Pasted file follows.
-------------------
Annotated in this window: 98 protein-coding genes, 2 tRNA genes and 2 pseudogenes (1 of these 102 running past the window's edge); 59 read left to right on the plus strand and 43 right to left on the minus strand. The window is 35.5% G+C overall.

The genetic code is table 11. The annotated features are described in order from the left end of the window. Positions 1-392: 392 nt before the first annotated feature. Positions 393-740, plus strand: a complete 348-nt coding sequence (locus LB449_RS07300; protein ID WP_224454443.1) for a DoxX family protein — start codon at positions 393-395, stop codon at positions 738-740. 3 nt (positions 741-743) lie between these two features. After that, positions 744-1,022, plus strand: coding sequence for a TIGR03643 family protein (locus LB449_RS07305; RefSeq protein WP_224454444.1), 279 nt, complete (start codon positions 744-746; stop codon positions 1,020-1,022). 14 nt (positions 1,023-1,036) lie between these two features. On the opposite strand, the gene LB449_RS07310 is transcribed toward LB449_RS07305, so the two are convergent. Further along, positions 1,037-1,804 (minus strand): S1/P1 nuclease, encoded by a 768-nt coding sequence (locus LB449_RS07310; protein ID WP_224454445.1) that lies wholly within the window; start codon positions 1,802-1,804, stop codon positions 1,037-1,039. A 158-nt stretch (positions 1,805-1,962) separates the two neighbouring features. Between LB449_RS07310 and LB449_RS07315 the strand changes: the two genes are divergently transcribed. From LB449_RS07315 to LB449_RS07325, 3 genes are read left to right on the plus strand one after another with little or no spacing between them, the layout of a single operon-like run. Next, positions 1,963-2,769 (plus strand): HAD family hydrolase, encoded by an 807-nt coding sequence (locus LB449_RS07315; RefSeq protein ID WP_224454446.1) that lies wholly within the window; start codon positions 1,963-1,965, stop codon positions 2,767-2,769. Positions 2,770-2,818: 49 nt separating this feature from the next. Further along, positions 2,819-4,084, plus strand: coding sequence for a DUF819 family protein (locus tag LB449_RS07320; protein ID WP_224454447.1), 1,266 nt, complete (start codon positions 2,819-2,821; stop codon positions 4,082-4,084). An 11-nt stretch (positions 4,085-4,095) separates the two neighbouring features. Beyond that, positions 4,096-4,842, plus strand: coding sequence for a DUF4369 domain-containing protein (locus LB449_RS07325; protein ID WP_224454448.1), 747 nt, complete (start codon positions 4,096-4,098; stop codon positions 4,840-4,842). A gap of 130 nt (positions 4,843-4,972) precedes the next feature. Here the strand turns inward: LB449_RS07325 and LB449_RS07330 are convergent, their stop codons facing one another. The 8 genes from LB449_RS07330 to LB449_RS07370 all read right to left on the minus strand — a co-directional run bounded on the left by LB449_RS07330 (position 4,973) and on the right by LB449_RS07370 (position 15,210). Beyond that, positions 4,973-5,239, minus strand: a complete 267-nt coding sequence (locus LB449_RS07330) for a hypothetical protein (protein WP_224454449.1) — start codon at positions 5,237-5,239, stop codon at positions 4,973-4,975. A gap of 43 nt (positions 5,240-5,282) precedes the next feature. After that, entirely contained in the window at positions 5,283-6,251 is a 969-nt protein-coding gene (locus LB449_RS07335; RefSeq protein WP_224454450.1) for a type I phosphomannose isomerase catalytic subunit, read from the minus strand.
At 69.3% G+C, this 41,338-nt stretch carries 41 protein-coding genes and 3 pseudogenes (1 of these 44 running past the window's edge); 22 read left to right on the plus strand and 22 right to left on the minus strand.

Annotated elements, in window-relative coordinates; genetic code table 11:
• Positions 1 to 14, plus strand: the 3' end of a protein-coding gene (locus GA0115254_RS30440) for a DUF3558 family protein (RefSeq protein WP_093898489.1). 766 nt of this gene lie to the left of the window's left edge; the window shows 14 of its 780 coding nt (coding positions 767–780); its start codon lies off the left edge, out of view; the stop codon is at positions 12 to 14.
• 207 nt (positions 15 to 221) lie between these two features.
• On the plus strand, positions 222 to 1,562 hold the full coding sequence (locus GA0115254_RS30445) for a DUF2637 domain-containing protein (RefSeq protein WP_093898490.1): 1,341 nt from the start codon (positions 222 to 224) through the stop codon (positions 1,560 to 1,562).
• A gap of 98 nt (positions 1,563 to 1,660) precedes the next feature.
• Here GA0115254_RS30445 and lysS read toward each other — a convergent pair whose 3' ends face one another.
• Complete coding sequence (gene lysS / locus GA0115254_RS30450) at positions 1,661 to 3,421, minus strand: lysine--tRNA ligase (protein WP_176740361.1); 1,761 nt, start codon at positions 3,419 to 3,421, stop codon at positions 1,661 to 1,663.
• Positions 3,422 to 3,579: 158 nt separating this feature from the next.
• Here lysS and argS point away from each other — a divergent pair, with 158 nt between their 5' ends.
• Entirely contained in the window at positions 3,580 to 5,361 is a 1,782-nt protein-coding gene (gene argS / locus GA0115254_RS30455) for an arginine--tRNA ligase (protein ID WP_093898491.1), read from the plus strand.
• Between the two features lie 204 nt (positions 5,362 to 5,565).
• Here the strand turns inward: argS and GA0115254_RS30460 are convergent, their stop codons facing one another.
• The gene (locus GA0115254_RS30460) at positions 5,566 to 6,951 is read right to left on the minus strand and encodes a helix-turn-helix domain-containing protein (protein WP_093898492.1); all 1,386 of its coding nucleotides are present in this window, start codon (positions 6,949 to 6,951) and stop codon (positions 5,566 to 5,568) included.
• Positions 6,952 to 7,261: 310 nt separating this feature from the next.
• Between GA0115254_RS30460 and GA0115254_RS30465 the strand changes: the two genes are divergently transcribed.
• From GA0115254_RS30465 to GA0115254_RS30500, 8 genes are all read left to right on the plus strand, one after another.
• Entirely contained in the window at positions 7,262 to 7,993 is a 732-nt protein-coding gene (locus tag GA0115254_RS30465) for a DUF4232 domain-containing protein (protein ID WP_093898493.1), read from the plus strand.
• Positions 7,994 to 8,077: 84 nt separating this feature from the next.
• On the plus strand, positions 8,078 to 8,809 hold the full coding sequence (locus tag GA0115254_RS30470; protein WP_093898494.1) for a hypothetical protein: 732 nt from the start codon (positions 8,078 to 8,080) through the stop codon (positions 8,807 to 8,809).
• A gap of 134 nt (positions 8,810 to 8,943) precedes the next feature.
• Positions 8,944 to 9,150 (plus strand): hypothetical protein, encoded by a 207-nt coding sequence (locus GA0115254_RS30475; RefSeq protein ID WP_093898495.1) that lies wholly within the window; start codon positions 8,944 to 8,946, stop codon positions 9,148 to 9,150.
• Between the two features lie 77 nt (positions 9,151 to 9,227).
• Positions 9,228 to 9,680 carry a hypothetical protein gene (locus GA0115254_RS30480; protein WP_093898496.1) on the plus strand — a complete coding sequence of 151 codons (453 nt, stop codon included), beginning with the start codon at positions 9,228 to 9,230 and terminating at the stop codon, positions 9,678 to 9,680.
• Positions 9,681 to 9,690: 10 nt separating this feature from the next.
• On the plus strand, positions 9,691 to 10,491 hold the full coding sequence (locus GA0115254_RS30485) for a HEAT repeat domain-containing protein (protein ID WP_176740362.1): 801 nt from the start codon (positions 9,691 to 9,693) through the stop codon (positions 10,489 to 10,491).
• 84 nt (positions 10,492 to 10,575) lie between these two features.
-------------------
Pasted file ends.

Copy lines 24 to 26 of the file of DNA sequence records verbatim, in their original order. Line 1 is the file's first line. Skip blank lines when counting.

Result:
• Positions 8,944 to 9,150 (plus strand): hypothetical protein, encoded by a 207-nt coding sequence (locus GA0115254_RS30475; RefSeq protein ID WP_093898495.1) that lies wholly within the window; start codon positions 8,944 to 8,946, stop codon positions 9,148 to 9,150.
• Between the two features lie 77 nt (positions 9,151 to 9,227).
• Positions 9,228 to 9,680 carry a hypothetical protein gene (locus GA0115254_RS30480; protein WP_093898496.1) on the plus strand — a complete coding sequence of 151 codons (453 nt, stop codon included), beginning with the start codon at positions 9,228 to 9,230 and terminating at the stop codon, positions 9,678 to 9,680.